Britain’s first centre solely devoted to the celebration of our continuing living folk culture.
Folklore is a term that refers to the traditional beliefs, practices and customs of a people and is handed down from individual to individual, community to community. This manifests itself through artifacts, oral tradition, sports, stories, rituals, jokes, music and dance. The contemporary study and celebration of Folklore offers a fascinating lens onto our cultural past by allowing us to experience the outlook, spirit and characteristics of a given period or locality. It is a crucial means of understanding and interpreting our culture from the inside out.
It is with this in mind, Curator and Art Director, Simon Costin intends to establish a permanent collection and national exhibition centre that celebrates and promotes the folk culture of the British Isles. Over the past fifteen years, he has been participating in and researching the folk traditions of the UK
On 30th April 2009 (Beltane Eve), a unique launch event for his tour around Britain to promote the Museum of British Folklore took place at Cecil Sharp House (home of the English Folk Dance and Song Society). The ‘Folklore Fete’ presented a night of music, dance and hearty food & drink and culminated in a debut screening of the specially-commissioned film ‘Britannica’ showstudio.com/project/brittannica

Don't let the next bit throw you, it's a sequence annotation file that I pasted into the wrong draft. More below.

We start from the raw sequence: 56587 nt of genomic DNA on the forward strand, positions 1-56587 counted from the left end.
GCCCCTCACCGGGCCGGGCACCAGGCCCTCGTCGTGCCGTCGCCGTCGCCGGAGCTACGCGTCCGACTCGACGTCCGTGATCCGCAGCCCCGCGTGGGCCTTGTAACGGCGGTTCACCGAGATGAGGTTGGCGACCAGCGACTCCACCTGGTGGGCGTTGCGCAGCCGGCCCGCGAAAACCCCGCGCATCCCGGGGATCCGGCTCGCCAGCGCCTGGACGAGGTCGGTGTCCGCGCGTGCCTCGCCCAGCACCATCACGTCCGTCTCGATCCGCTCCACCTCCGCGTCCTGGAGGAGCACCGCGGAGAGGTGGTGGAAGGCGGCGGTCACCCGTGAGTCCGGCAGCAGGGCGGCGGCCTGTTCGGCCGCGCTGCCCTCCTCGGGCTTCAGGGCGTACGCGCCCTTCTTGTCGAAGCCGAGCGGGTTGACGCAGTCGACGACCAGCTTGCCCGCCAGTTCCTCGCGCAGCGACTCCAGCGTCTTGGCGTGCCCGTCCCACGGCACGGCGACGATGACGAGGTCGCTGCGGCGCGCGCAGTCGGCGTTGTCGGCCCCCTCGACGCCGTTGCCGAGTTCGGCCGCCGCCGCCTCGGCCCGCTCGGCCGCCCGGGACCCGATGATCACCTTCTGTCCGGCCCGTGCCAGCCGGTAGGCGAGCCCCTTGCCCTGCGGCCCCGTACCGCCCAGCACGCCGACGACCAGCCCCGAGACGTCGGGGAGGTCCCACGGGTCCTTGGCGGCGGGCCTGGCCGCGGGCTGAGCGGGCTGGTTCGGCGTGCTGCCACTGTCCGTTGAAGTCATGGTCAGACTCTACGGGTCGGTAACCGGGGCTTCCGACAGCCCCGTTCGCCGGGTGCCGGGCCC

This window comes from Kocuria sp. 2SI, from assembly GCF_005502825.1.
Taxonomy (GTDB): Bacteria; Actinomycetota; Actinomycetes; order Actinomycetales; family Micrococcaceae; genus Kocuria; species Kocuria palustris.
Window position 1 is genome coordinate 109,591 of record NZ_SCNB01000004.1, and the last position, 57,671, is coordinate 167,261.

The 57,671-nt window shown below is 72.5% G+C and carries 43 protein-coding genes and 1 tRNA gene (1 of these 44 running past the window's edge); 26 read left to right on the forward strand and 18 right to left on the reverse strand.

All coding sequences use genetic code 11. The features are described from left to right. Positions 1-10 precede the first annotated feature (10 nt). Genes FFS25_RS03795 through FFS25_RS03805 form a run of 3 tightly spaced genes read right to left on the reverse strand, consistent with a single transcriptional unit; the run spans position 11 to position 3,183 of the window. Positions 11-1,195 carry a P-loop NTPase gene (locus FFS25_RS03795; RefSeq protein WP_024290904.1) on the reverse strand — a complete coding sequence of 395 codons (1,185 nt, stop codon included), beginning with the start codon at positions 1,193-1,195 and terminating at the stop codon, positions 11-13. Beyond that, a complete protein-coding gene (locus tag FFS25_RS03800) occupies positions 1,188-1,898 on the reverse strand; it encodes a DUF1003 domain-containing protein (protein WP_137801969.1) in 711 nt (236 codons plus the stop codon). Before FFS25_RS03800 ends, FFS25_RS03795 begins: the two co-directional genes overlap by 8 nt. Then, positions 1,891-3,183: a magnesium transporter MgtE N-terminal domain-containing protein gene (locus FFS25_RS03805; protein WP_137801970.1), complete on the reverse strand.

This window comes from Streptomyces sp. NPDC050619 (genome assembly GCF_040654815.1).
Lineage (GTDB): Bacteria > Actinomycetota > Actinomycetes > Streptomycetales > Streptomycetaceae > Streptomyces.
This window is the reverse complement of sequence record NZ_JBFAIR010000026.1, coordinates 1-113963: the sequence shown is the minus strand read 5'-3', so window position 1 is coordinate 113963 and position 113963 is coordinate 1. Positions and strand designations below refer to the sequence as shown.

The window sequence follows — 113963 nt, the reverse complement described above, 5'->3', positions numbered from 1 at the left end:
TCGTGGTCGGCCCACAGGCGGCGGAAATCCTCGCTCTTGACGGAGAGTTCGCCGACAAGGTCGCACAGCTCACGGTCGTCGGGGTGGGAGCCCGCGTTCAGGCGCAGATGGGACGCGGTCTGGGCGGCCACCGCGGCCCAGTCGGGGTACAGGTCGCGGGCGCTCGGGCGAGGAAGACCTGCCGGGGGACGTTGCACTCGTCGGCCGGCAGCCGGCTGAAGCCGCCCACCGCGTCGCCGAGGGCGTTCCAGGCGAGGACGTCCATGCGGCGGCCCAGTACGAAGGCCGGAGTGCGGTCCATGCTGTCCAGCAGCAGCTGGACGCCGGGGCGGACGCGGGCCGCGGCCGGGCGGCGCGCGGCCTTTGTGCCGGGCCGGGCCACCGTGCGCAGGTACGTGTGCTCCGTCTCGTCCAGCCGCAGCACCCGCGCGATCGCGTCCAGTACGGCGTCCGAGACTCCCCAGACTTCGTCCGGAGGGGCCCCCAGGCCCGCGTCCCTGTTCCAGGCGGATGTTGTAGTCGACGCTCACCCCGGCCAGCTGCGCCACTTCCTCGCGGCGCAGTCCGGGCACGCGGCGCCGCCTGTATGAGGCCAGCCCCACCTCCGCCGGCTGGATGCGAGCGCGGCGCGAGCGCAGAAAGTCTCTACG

Guests at the event included Tim Burton and Helena Bonham Carter, and the night did much to raise support and the profile of the Museum.
After the launch of the Museum Tour, Costin set off in his 1976 Castleton caravan, which was especially converted to house a traveling exhibition of folklore artefacts. He met many enthusiastic supporters on his journey from Cornwall to the Outer Hebrides, which further emphasized the need for a permanent museum.
“In Britain in the 21st century, there exists a rich, living tradition of annual folk festivals and traditional rituals, many of which have existed for hundreds of years while others are relatively new. It is therefore a surprising fact that there exists no properly funded centre in Britain to research and celebrate our vernacular arts and seasonal customs. It is my aim, that over the next few years, such an institution will exist, which will address this situation.”
The aim is to produce a series of exhibitions and events which will enlighten, enthuse and inspire. Current participation in folk activities is robust, with an increased interest in folk music, costume and customs. The Museum of British Folklore is a timely project, which celebrates the present and the past and builds on the enthusiastic response and support it has encountered thus far.